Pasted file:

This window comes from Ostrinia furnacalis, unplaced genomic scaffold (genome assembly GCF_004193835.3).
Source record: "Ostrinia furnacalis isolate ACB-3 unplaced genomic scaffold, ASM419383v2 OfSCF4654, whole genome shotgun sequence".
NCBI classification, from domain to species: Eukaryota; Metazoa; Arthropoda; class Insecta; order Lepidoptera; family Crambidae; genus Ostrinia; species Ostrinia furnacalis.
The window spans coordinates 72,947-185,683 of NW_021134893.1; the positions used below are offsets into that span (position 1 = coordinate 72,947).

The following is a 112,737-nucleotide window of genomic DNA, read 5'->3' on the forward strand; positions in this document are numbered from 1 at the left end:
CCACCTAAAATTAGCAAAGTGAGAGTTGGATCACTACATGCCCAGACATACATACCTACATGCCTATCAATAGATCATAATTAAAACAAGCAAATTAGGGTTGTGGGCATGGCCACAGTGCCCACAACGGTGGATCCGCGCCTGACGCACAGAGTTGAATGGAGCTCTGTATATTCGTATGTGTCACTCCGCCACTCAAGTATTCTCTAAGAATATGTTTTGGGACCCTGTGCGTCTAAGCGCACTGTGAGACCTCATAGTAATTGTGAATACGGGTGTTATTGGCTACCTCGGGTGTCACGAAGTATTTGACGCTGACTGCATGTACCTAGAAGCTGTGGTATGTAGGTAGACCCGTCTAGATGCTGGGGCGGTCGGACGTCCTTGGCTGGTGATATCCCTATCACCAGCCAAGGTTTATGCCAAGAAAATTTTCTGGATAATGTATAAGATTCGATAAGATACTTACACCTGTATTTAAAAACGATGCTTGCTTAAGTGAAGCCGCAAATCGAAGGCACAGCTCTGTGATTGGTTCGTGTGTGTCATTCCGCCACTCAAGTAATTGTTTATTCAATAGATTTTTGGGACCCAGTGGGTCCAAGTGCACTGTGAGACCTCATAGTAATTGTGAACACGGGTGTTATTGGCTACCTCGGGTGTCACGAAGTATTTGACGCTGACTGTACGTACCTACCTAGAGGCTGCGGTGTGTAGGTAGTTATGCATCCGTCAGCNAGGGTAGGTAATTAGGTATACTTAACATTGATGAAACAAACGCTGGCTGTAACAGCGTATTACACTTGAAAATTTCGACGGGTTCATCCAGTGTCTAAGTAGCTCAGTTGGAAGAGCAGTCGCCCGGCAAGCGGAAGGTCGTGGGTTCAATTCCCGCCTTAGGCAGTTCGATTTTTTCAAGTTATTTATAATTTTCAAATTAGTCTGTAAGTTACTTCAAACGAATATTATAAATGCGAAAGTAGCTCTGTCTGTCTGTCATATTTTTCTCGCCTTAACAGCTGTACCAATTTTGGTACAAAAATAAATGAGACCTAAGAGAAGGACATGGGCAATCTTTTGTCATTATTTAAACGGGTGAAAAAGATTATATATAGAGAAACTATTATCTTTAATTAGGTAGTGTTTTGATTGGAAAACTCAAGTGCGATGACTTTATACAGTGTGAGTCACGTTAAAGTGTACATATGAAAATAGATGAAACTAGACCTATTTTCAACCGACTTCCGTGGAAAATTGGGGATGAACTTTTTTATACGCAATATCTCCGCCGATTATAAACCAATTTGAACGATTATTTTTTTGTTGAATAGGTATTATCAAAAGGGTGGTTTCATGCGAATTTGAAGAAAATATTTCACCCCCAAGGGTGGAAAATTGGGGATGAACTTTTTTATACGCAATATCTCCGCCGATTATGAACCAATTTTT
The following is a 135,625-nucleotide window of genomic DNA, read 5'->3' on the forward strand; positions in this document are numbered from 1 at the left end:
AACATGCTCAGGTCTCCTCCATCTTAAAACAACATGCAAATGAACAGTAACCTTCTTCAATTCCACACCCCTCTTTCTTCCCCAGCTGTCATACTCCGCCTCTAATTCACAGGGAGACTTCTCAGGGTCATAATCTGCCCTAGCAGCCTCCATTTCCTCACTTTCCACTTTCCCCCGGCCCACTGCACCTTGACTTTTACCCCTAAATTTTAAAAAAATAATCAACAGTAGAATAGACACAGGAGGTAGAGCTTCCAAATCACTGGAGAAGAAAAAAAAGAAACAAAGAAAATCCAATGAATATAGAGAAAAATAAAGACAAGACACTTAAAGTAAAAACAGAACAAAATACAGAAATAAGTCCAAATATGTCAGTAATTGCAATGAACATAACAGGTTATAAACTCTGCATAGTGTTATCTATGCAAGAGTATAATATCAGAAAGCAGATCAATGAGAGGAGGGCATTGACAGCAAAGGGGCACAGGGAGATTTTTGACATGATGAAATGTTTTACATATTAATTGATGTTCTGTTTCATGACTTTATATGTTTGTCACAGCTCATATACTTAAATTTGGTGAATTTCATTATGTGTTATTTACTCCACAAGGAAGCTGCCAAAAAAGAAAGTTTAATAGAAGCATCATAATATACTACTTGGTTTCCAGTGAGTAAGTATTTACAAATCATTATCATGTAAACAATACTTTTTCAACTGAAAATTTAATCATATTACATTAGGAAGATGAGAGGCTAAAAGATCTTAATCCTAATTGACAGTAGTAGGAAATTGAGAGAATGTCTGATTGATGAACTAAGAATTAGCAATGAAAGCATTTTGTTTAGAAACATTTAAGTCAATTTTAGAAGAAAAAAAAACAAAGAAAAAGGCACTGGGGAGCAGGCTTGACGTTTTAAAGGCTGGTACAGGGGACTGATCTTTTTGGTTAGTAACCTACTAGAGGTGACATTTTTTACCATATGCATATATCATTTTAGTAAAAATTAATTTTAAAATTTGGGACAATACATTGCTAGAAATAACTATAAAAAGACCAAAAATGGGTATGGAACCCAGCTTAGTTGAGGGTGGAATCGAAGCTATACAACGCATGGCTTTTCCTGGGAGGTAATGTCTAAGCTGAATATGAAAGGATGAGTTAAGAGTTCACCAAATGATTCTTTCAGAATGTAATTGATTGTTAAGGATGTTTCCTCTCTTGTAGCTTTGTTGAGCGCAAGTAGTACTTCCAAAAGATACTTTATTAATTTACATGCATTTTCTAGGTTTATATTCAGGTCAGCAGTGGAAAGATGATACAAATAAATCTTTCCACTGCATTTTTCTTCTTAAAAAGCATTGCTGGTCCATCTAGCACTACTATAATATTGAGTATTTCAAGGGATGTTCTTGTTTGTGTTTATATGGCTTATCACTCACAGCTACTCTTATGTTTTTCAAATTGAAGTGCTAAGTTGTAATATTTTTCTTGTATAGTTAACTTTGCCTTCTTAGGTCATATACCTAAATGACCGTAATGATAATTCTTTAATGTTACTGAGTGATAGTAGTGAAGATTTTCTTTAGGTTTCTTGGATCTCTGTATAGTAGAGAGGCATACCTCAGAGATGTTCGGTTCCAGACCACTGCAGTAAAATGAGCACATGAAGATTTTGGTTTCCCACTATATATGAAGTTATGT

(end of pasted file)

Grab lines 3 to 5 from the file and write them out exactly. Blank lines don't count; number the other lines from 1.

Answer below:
NCBI classification, from domain to species: Eukaryota; Metazoa; Arthropoda; class Insecta; order Lepidoptera; family Crambidae; genus Ostrinia; species Ostrinia furnacalis.
The window spans coordinates 72,947-185,683 of NW_021134893.1; the positions used below are offsets into that span (position 1 = coordinate 72,947).

The following is a 112,737-nucleotide window of genomic DNA, read 5'->3' on the forward strand; positions in this document are numbered from 1 at the left end: